Participants were encouraged to “not take it personally” if they were guilty of these offenses in the past, but rather to use those “feelings of vulnerability” as a learning opportunity. “If you catch yourself [pushing back against being corrected], remind yourself it’s not about me, it’s about bias and power.”
Participants were also coached on how to react when they do offend someone.
“One thing I’ve learned,” advised a facilitator, “is to avoid over-apologizing…Who am I doing that for? I’m wanting to make myself feel better…at their expense, I want them to tell me oh ‘it’s ok no big deal.’” Rather, “It’s important to just listen, don’t expect them to educate us.” The appropriate length of apology for a microaggression is approximately “30 seconds,” according to this diversity expert.
After the slide show, participants discussed words and phrases they no longer use due to problematic etymology.
“I used to use the phrase ‘gyp’ all the time…I didn’t realize it was about gypsies!”
“Oh yeah, I used to say gyp too.”
The group bonded over their guilt about using the word “gyp,” which they agreed reinforced the marginalization of gypsies.
“One strategy I use now,” added the facilitator, who also confessed to marginalizing gypsies in the past, “if there’s a phrase [that] I’ve been using forever, that I’ve never stopped to think about…that’s gonna be a red flag.” She continued, “I’m going to stop to think about it, and I’m going to look it up.”
This level of paranoia is justified, she argued, because “sometimes when I look it up, I realize there’s this whole history, and it’s reinforcing stereotypes, and when we’re reinforcing stereotypes, that has an impact on things like systemic power.”
I’m reminded of a classic quote by Ibram X. Kendi in “How to Be an Antiracist”: “Like fighting an addiction, being an antiracist requires persistent self-awareness, constant self-criticism, and regular self-examination.”
As I’ve discussed in past articles about woke indoctrination, when you’re caught up in constant self-examination and self-criticism, you’re not able to critically evaluate the truth of what you’re being told. That is by design.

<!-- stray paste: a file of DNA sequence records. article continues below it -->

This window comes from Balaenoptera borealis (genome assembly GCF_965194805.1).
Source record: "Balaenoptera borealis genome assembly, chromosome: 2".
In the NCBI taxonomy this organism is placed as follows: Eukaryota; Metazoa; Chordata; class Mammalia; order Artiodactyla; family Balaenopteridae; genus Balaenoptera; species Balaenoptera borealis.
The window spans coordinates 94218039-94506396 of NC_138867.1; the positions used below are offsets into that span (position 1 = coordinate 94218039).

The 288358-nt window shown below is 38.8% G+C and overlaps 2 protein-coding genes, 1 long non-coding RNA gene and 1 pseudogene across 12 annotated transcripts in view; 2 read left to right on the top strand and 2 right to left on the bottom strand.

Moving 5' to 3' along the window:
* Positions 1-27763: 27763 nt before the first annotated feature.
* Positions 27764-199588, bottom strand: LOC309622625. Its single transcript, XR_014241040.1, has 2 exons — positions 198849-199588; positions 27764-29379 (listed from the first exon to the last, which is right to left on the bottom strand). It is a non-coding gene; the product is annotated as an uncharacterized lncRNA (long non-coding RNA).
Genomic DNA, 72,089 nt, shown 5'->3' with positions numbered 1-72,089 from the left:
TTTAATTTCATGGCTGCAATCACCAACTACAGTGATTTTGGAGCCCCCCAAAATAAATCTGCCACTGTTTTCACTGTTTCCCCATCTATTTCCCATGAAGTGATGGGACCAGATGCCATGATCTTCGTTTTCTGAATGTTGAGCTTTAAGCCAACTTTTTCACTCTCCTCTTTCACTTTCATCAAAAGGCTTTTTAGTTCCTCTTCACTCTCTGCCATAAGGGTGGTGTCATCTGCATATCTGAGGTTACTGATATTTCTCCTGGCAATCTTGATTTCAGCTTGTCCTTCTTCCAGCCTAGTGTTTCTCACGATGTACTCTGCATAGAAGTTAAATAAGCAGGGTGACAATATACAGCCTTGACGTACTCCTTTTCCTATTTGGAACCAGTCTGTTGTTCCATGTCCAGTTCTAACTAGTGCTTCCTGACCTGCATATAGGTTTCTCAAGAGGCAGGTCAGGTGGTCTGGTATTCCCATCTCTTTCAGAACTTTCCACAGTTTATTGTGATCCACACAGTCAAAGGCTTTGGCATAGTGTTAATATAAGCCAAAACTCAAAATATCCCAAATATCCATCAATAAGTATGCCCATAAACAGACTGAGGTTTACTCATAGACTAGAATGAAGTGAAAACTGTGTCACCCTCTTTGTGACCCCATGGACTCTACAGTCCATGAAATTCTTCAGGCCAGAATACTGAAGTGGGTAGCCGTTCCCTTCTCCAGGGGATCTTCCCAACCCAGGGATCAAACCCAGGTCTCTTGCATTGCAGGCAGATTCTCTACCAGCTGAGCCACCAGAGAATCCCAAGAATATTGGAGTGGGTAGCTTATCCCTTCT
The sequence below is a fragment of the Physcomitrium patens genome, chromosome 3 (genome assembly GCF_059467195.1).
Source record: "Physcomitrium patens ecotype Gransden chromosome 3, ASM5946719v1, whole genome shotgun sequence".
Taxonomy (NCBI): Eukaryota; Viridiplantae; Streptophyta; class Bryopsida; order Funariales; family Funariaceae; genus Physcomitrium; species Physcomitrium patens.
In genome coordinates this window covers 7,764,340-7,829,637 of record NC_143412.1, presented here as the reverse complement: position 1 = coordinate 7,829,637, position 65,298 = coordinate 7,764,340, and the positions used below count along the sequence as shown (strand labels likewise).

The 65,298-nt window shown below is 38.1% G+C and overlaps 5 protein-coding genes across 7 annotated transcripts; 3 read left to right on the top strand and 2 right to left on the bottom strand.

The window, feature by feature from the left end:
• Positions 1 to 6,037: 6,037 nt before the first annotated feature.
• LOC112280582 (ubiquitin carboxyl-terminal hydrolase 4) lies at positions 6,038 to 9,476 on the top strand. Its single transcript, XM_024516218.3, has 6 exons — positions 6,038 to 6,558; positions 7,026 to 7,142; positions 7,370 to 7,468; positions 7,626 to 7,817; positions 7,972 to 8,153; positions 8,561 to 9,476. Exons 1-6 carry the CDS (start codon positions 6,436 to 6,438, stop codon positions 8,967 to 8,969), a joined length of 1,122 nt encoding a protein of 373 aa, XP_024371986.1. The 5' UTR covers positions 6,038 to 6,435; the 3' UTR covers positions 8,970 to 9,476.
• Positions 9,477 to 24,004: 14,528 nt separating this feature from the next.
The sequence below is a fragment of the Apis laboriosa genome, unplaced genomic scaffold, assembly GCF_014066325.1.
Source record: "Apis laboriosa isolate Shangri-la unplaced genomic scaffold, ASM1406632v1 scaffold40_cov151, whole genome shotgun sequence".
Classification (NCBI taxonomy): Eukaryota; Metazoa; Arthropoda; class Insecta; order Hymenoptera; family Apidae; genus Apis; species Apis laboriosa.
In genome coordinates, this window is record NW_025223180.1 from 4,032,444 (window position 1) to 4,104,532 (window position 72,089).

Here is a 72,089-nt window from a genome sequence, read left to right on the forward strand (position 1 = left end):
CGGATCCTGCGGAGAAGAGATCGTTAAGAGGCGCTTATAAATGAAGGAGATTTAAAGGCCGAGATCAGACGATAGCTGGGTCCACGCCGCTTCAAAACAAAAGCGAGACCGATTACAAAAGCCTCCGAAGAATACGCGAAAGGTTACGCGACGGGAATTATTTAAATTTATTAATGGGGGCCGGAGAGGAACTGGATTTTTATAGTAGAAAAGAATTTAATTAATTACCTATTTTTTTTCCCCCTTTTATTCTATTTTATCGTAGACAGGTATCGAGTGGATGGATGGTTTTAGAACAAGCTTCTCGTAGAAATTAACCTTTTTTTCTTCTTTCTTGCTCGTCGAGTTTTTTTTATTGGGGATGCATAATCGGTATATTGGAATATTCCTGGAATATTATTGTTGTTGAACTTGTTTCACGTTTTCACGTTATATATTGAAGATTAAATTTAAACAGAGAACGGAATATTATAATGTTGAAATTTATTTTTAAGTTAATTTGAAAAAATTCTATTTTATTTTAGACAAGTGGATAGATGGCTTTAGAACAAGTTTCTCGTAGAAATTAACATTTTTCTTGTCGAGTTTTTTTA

Lastly, a handout about microaggressions distributed to the group revealed another, and more insidious, meaning to “microaggression” that wasn’t accounted for by either Merriam Webster or the diversity facilitator. Apparently, it is actively microaggressive to affirm traditional American values and beliefs, especially those which directly undermine Critical Theory.
For example, “America is a melting pot,” “there is only one race, the human race,” and “I believe the most qualified person should get the job” were listed as common microaggressions. A column on the far right of the document explained the real coded messages behind each of these microaggressive phrases, which included wildly presumptuous phrases like “people of color are lazy or incompetent and need to work harder” and a presumed directive to “assimilate to the dominant culture.”
Through courses like these, diversity instructors are training soft minds to associate almost all aspects of language, as well as affirmations about foundational american ideals, with bigotry. Worse, the thought leaders behind it are making millions off the charade. It’s a sham, and does nothing to address the actual racism permeating society, often making it worse, all while under the guise of so-called “diversity” and “inclusion”. It’s past time for us to wake up and tell the Emperor he has no clothes.
This article is part of my ongoing effort to expose radical ideology in education and other institutions. Please send me stories from your community to email@example.com or find me on IG @georgiamaehowe
The views expressed in this piece are the author’s own and do not necessarily represent those of The Daily Wire.